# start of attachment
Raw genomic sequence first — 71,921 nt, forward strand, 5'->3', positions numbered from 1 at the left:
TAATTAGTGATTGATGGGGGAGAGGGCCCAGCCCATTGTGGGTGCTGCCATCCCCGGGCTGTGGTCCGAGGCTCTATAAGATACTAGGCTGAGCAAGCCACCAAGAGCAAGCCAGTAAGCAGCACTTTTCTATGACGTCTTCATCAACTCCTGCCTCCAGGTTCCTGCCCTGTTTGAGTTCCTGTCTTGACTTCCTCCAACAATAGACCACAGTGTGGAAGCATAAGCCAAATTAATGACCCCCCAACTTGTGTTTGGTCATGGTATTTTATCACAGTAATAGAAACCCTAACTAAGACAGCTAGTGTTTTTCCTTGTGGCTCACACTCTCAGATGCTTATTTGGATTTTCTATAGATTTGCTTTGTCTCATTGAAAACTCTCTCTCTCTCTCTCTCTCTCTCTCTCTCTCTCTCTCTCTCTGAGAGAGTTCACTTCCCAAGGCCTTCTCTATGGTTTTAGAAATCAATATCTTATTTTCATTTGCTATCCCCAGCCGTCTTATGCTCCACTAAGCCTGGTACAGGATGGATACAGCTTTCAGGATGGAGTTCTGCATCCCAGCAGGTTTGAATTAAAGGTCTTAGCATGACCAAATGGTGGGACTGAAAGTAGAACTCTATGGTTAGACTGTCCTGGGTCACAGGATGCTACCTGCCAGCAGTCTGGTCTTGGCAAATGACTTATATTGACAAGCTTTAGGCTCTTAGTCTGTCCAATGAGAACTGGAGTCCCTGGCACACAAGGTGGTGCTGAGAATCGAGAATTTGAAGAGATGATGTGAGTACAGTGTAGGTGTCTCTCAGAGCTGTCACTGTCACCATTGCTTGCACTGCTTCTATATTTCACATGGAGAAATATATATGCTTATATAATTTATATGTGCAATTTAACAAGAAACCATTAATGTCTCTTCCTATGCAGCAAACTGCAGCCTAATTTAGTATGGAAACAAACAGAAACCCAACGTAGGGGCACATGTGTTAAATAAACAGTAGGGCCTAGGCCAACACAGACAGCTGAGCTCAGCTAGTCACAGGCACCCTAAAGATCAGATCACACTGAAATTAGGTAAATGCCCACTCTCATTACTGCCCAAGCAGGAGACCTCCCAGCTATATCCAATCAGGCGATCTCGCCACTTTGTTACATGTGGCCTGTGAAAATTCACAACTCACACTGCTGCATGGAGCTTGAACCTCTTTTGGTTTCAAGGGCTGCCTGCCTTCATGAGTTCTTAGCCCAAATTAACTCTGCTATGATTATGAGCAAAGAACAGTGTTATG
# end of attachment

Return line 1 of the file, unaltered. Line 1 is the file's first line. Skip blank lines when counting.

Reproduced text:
Raw genomic sequence first — 71,921 nt, forward strand, 5'->3', positions numbered from 1 at the left: